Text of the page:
Several cities on the list had relatively low post-crash growth compared to the top and bottom of the spectrum, such as Charlotte, North Carolina (number 8) Despite a median home price of $217,600 and post-crash growth of 33 percent, it made it into the top 10 thanks to dramatic economic expansion starting around 2009.
Charlotte persuaded companies to relocate to the area by promising tax breaks, and as businesses took the city up on its offer the population expanded and construction began to rebound. This city is a great example of how just the facts are not always enough when you are investing in real estate. You have to look at the trends in an area if you want to spot growth before it happens.
While Reno, Nevada, might disappoint you thanks to its last-place spot on the list, this is another instance where the numbers can be deceiving. First of all, always remember that these top-10 lists are subjective. You always have to find out what the analysts were thinking when they made them!
Fortunately, Realtor.com senior economist Joe Kirchner shed a little light on this when he explained why he wanted to create this list: “Nationally, median home prices have more than fully recovered, but at the local level, some markets have not yet followed suit.” Kirchner makes it clear that his team planned to look beyond just numbers and into trends, which explains why
Reno is on the list but at the bottom. But let’s look a little more closely…
Like Las Vegas, Reno suffered during the recession. The city relied heavily on gambling, but people cannot gamble if they have no money to bet. Nearly half of local homes were foreclosed in 2009. There was a huge homeless encampment in the downtown area. By 2011, area real estate was worth about half what it was just six years earlier.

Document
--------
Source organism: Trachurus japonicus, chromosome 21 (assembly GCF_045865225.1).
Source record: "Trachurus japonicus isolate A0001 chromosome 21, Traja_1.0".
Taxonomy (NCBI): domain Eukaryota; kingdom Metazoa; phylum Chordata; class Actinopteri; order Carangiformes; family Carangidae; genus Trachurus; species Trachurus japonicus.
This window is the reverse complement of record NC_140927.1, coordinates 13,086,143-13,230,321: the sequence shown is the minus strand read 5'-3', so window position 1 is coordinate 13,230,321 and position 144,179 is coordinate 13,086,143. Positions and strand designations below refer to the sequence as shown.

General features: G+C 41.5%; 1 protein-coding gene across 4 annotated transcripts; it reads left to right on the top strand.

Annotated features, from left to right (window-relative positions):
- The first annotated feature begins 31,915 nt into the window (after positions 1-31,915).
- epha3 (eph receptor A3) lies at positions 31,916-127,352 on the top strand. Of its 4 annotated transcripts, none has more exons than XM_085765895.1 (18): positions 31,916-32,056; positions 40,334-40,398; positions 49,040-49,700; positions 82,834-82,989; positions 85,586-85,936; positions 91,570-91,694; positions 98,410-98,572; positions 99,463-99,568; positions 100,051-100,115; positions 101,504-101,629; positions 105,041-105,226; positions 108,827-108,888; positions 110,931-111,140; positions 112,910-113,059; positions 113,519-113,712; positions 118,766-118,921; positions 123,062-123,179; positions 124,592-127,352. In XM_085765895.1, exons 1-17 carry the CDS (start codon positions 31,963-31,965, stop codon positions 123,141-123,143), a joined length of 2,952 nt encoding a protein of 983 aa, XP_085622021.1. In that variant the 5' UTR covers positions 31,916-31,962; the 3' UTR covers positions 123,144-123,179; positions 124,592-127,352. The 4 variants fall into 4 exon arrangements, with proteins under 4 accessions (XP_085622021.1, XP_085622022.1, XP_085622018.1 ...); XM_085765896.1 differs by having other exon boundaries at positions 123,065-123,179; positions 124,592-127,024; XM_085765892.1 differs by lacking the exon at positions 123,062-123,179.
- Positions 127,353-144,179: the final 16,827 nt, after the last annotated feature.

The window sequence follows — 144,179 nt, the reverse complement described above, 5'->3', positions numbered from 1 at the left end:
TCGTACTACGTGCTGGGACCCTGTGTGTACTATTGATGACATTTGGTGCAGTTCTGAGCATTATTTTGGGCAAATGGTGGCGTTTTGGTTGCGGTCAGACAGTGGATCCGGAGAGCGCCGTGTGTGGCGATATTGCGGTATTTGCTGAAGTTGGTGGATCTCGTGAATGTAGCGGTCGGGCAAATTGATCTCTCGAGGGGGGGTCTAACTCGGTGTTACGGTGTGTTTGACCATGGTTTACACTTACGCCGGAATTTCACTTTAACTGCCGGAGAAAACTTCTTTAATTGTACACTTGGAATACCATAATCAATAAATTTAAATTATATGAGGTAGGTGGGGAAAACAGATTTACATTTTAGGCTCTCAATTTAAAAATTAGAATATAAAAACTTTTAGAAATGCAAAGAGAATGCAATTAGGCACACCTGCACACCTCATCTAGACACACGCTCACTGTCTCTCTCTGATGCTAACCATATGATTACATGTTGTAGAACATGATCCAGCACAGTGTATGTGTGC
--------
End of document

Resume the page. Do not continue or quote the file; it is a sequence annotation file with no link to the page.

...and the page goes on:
Mehmet Serkan Tosun, an economics professor at the University of Reno-Nevada, observed of the situation in 2011, “We need[ed] a diversified economy. Relying entirely on the gambling and tourism industry is not a durable strategy.”
Reno’s city council responded to the situation by offering huge tax benefits to companies relocating to the area and highlighting the state’s cheap real estate, no personal income taxes, and wide availability well-educated workers. The city landed presence from Tesla, Apple, and data-security-startup Switch.
However, a lot of the building and development related to these companies is still in process. If you look at Reno, you’ll see that the market is definitely still in growth mode, unlike, say, San Jose or San Francisco, which have been skyrocketing for years now and are likely to the point where appreciation is about to slow down. Reno, on the other hand, has plenty of room to build (unlike San Francisco and San Jose) and plenty of room to grow economically as well.
Lists like these can’t be used all by themselves to make investing decisions, but they can guide you toward good potential investing markets. Just remember to look closely at the trends in each market to determine where your investment capital and strategy will fit best.
At Real Wealth Network, we focus on migration patterns: job growth and population growth. When combined with affordability and city plans for redevelopment, you have the perfect combination for both cash flow today and equity growth in the future.